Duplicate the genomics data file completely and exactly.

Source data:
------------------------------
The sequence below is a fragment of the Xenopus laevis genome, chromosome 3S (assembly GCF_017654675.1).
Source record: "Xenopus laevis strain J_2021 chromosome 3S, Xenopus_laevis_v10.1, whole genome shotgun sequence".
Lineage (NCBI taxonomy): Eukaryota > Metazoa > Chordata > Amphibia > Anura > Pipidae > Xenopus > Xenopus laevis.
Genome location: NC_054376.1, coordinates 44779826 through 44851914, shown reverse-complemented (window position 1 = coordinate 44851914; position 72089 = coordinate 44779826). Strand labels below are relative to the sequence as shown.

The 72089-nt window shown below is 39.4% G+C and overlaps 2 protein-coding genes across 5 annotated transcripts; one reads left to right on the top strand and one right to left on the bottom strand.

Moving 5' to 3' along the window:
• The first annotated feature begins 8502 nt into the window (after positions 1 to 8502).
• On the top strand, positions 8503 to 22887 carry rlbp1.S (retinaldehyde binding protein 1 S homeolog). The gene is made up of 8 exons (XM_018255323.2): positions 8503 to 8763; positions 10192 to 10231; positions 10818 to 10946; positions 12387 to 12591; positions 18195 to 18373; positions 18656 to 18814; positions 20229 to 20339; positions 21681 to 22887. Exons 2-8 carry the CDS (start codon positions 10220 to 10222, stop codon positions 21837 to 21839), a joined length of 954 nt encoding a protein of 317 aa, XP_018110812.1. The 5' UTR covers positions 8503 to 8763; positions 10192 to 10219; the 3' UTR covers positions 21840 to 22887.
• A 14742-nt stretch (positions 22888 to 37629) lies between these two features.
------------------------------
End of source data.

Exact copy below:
The sequence below is a fragment of the Xenopus laevis genome, chromosome 3S (assembly GCF_017654675.1).
Source record: "Xenopus laevis strain J_2021 chromosome 3S, Xenopus_laevis_v10.1, whole genome shotgun sequence".
Lineage (NCBI taxonomy): Eukaryota > Metazoa > Chordata > Amphibia > Anura > Pipidae > Xenopus > Xenopus laevis.
Genome location: NC_054376.1, coordinates 44779826 through 44851914, shown reverse-complemented (window position 1 = coordinate 44851914; position 72089 = coordinate 44779826). Strand labels below are relative to the sequence as shown.

The 72089-nt window shown below is 39.4% G+C and overlaps 2 protein-coding genes across 5 annotated transcripts; one reads left to right on the top strand and one right to left on the bottom strand.

Moving 5' to 3' along the window:
• The first annotated feature begins 8502 nt into the window (after positions 1 to 8502).
• On the top strand, positions 8503 to 22887 carry rlbp1.S (retinaldehyde binding protein 1 S homeolog). The gene is made up of 8 exons (XM_018255323.2): positions 8503 to 8763; positions 10192 to 10231; positions 10818 to 10946; positions 12387 to 12591; positions 18195 to 18373; positions 18656 to 18814; positions 20229 to 20339; positions 21681 to 22887. Exons 2-8 carry the CDS (start codon positions 10220 to 10222, stop codon positions 21837 to 21839), a joined length of 954 nt encoding a protein of 317 aa, XP_018110812.1. The 5' UTR covers positions 8503 to 8763; positions 10192 to 10219; the 3' UTR covers positions 21840 to 22887.
• A 14742-nt stretch (positions 22888 to 37629) lies between these two features.